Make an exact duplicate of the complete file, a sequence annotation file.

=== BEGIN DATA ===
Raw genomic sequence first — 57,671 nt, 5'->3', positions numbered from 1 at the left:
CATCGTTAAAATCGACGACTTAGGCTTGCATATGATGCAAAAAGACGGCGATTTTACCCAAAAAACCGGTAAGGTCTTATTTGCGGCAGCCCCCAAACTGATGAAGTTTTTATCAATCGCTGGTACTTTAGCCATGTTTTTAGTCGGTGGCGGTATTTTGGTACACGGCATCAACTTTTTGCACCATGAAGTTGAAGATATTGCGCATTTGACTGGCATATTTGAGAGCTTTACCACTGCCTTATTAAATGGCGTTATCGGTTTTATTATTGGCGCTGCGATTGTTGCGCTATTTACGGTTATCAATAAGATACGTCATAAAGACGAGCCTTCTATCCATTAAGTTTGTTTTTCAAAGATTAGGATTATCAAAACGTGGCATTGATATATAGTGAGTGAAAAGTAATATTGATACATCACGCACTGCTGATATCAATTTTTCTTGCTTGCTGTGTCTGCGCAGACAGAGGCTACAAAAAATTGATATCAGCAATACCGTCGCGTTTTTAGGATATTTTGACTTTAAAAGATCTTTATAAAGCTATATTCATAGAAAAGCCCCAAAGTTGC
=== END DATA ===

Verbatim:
Raw genomic sequence first — 57,671 nt, 5'->3', positions numbered from 1 at the left:
CATCGTTAAAATCGACGACTTAGGCTTGCATATGATGCAAAAAGACGGCGATTTTACCCAAAAAACCGGTAAGGTCTTATTTGCGGCAGCCCCCAAACTGATGAAGTTTTTATCAATCGCTGGTACTTTAGCCATGTTTTTAGTCGGTGGCGGTATTTTGGTACACGGCATCAACTTTTTGCACCATGAAGTTGAAGATATTGCGCATTTGACTGGCATATTTGAGAGCTTTACCACTGCCTTATTAAATGGCGTTATCGGTTTTATTATTGGCGCTGCGATTGTTGCGCTATTTACGGTTATCAATAAGATACGTCATAAAGACGAGCCTTCTATCCATTAAGTTTGTTTTTCAAAGATTAGGATTATCAAAACGTGGCATTGATATATAGTGAGTGAAAAGTAATATTGATACATCACGCACTGCTGATATCAATTTTTCTTGCTTGCTGTGTCTGCGCAGACAGAGGCTACAAAAAATTGATATCAGCAATACCGTCGCGTTTTTAGGATATTTTGACTTTAAAAGATCTTTATAAAGCTATATTCATAGAAAAGCCCCAAAGTTGC